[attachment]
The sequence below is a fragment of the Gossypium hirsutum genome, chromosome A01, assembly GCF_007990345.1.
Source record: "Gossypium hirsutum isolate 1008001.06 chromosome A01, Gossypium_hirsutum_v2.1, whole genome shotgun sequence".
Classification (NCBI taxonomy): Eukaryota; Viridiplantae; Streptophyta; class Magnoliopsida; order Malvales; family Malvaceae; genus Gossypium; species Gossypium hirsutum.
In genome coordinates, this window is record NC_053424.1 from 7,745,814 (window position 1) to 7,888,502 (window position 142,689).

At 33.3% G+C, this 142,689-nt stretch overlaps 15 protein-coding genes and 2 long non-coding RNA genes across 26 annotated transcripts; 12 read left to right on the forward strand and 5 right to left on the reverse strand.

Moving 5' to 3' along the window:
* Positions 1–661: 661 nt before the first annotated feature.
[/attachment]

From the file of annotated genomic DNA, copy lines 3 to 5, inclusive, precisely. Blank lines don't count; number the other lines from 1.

Classification (NCBI taxonomy): Eukaryota; Viridiplantae; Streptophyta; class Magnoliopsida; order Malvales; family Malvaceae; genus Gossypium; species Gossypium hirsutum.
In genome coordinates, this window is record NC_053424.1 from 7,745,814 (window position 1) to 7,888,502 (window position 142,689).

At 33.3% G+C, this 142,689-nt stretch overlaps 15 protein-coding genes and 2 long non-coding RNA genes across 26 annotated transcripts; 12 read left to right on the forward strand and 5 right to left on the reverse strand.